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Lockheed XP-49

High-Altitude Fighter Prototype [ 1942 ]

Intended as a successor to the classic Lockheed P-38 Lightning twin-boom fighter of World War 2, the XP-49 proposal failed in most respects forcing the Army to look elsewhere.

Authored By: Staff Writer | Last Edited: 05/11/2016 | Content ©www.MilitaryFactory.com | The following text is exclusive to this site.

The XP-49 was a development of the Lockheed Corporation during World War 2 (1939-1945) as a possible successor to the classic P-38 "Lightning" twin boom fighter of 1941. The XP-49 was to be a high-altitude performer with the established capabilities of the original. The project came about due to growing concern on the part of the U.S. Army in the rising costs of the most recent P-38 production model. After review of several proposed entries from various manufacturers, the Army settled on the new Lockheed design - the Model 522.

The XP-49 was visually similar in most respects to the P-38. The twin-boom design was found to be effective even for a fighter as in the P.38 and the XP-49 would follow suit. Beyond sharing this key physical characteristic, the XP-49 was of an new design. The aircraft was to feature a pair of Pratt & Whitney's new "X-1800" engine capable of an impressive 2,300 horsepower, offering the XP-49 airframe a maximum speed reaching nearing 500 miles per hour.

The single prototype was completed and first flown in November of 1942, sans all of its proposed armament to expedite development. The proposed weapons suite centered on 2 x 20mm cannons supported by 4 x 0.50 caliber Browning heavy machine guns - an improvement over the P.38's single 20mm cannon and 4 x .50 caliber gun array. As in the P-38, the XP-49 carried its armament concentrated at the nose section, ahead of the pilot's position.

While the XP-49 was being drawn up as a single-seat fighter, a second cockpit was added for an observer behind the pilot for flight testing.

New engines - the Continental XI-1430 - were then selected to succeed the intended (and now cancelled) Pratt & Whitney engines. This led to a reduction in estimated speed by as much as 75 miles per hour. The shift added to the project's woes which was beginning to lose steam as the war continued to turn to the favor of the Allies and the current stock of Army fighters were more than up to the task.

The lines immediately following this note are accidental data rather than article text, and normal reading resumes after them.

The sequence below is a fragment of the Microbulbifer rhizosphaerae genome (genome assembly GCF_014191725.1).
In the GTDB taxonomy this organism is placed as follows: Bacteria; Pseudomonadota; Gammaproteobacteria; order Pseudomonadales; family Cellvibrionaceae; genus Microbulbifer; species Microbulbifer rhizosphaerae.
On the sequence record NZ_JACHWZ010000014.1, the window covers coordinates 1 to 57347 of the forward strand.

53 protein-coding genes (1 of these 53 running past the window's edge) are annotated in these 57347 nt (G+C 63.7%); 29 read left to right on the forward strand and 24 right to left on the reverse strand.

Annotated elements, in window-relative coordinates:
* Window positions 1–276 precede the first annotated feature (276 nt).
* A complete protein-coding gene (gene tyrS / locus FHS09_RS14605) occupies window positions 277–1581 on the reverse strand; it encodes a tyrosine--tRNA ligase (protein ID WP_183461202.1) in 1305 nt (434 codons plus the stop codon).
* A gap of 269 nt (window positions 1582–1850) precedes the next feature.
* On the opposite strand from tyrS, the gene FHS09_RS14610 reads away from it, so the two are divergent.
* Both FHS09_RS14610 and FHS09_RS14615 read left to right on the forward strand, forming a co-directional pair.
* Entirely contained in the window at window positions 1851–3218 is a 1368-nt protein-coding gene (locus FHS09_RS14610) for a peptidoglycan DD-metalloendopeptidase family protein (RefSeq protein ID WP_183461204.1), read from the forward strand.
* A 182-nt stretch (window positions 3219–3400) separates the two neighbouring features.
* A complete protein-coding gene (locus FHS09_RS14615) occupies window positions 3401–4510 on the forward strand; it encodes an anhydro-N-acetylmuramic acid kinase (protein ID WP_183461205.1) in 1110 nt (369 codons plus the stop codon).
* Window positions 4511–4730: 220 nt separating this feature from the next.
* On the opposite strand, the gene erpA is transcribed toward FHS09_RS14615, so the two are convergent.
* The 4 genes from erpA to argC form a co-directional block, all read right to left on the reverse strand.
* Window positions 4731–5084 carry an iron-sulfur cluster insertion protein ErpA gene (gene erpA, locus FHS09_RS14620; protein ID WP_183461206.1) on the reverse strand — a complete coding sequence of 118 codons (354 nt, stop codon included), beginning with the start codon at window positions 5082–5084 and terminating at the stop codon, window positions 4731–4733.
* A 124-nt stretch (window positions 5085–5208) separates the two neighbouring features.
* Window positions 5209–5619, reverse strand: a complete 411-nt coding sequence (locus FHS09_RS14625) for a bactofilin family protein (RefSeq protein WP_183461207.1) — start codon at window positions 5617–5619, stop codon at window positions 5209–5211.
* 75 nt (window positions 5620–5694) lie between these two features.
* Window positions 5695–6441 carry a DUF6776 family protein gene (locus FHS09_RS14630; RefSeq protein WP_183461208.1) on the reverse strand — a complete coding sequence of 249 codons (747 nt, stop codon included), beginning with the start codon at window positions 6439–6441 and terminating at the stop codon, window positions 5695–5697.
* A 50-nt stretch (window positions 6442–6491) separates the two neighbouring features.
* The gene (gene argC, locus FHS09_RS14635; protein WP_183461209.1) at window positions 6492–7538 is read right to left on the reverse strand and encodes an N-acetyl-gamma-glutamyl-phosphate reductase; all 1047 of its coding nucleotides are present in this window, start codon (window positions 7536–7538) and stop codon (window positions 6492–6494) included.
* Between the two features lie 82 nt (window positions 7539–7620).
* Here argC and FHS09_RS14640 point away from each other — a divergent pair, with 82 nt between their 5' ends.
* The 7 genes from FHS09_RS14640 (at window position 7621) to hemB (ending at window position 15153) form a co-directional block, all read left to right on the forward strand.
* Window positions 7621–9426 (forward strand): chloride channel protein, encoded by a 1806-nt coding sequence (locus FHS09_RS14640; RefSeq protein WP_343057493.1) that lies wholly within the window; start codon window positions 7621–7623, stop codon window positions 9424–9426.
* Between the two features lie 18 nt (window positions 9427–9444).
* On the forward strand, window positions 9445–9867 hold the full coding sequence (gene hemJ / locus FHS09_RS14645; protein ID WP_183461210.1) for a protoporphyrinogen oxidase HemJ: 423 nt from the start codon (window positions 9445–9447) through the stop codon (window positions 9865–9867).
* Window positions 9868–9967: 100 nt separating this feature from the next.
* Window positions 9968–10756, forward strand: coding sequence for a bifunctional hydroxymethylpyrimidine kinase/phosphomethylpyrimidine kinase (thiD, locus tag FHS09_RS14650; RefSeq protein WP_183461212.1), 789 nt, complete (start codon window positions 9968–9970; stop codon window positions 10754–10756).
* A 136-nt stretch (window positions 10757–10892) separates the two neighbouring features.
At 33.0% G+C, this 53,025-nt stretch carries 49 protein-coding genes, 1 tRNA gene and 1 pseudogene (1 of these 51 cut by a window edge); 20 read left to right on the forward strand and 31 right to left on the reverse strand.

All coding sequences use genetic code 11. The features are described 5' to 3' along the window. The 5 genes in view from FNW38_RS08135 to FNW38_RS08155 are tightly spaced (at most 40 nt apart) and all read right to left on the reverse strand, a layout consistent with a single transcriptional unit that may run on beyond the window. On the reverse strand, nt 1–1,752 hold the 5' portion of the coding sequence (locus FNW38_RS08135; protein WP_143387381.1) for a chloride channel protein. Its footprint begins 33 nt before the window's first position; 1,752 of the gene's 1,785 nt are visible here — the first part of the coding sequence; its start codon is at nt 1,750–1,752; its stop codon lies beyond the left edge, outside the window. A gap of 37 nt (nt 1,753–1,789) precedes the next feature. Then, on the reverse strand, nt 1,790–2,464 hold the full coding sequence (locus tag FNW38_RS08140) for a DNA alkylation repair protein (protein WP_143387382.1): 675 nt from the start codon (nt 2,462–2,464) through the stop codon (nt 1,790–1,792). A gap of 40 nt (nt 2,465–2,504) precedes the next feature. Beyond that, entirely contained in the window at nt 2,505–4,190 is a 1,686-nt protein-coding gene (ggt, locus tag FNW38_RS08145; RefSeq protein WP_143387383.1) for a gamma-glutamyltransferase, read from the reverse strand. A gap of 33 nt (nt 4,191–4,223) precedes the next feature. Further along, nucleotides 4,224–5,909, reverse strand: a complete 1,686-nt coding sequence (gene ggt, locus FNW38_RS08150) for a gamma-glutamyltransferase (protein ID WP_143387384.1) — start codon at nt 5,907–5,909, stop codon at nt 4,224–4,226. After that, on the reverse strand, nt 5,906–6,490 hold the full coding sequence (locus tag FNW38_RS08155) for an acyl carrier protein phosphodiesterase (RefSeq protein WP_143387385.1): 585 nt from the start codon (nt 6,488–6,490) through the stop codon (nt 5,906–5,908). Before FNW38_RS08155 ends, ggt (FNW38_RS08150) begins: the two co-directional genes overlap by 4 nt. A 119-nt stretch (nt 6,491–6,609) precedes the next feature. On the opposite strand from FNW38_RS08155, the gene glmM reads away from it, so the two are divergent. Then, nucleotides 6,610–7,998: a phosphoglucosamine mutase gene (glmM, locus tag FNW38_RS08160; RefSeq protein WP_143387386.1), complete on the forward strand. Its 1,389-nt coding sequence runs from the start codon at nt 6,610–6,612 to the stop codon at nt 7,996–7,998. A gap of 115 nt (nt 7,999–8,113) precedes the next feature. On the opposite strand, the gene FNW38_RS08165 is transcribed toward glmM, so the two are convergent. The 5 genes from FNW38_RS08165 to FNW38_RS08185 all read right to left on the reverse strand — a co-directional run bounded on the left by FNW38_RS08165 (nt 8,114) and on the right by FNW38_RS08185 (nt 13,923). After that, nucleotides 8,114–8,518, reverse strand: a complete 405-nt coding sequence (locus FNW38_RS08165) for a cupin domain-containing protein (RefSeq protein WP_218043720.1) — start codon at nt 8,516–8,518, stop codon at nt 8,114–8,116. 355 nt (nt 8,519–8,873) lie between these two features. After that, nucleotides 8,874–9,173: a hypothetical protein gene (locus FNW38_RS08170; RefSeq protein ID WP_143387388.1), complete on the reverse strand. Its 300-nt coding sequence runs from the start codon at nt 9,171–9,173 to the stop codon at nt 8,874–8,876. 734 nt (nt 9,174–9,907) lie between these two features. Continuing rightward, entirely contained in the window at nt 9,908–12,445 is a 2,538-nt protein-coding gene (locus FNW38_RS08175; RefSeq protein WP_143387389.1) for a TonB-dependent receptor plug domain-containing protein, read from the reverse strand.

As such, the XP-49 led a very brief test life before running into further engine issues. As with the Pratt & Whitney engines, the developmental Continental engines were also cancelled. A crash landing during a flight test also took place when a landing gear failed to lower - such were the signs against the XP-49. With the cancellation of both intended engines, U.S. Army authorities eventually looked elsewhere, effectively leaving the XP-49 project dead on arrival.

In its final "moment of glory", the XP-49 airframe was subjected to brutish force-testing by being dropped at heights against a concrete floor. The tests were conducted to see the extent of damage caused by G-forces upon a modern aircraft fuselage. The XP-49 remains were later on display before being cannibalized and, ultimately, scrapped.©MilitaryFactory.com
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Service Year

United States national flag graphic
United States



National flag of the United States United States (cancelled)
(OPERATORS list includes past, present, and future operators when applicable)
General ability to actively engage other aircraft of similar form and function, typically through guns, missiles, and/or aerial rockets.
Ability to intercept inbound aerial threats by way of high-performance, typically speed and rate-of-climb.
Aircraft developed for the role of prototyping, technology demonstration, or research / data collection.

40.0 ft
(12.20 m)
52.0 ft
(15.85 m)
9.9 ft
(3.02 m)
Empty Wgt
15,399 lb
(6,985 kg)
18,827 lb
(8,540 kg)
Wgt Diff
+3,428 lb
(+1,555 kg)
(Showcased structural values pertain to the base Lockheed XP-49 production variant)
Installed: EARLY: 2 x Pratt & Whitney X-1800 inline piston engines developing 2,300 horsepower; LATE: 2 x Continental XI-1430-1 inline piston engines developing 1,600 horsepower each.
Max Speed
404 mph
(650 kph | 351 kts)
30,003 ft
(9,145 m | 6 mi)
680 mi
(1,095 km | 591 nm)
3,500 ft/min
(1,067 m/min)

♦ MACH Regime (Sonic)
RANGES (MPH) Subsonic: <614mph | Transonic: 614-921 | Supersonic: 921-3836 | Hypersonic: 3836-7673 | Hi-Hypersonic: 7673-19180 | Reentry: >19030

(Showcased performance specifications pertain to the base Lockheed XP-49 production variant. Performance specifications showcased above are subject to environmental factors as well as aircraft configuration. Estimates are made when Real Data not available. Compare this aircraft entry against any other in our database or View aircraft by powerplant type)
STANDARD (proposed):
2 x 20mm cannons in the nose
4 x 12.7mm machine guns in the nose

Supported Types

Graphical image of an aircraft medium machine gun
Graphical image of an aircraft heavy machine gun
Graphical image of an aircraft automatic cannon

(Not all ordnance types may be represented in the showcase above)

XP-49 - Series Designation; single airframe completed and later scrapped.
Model 522 - Model designation

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Images Gallery

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Image of the Lockheed XP-49
Image from the Public Domain.

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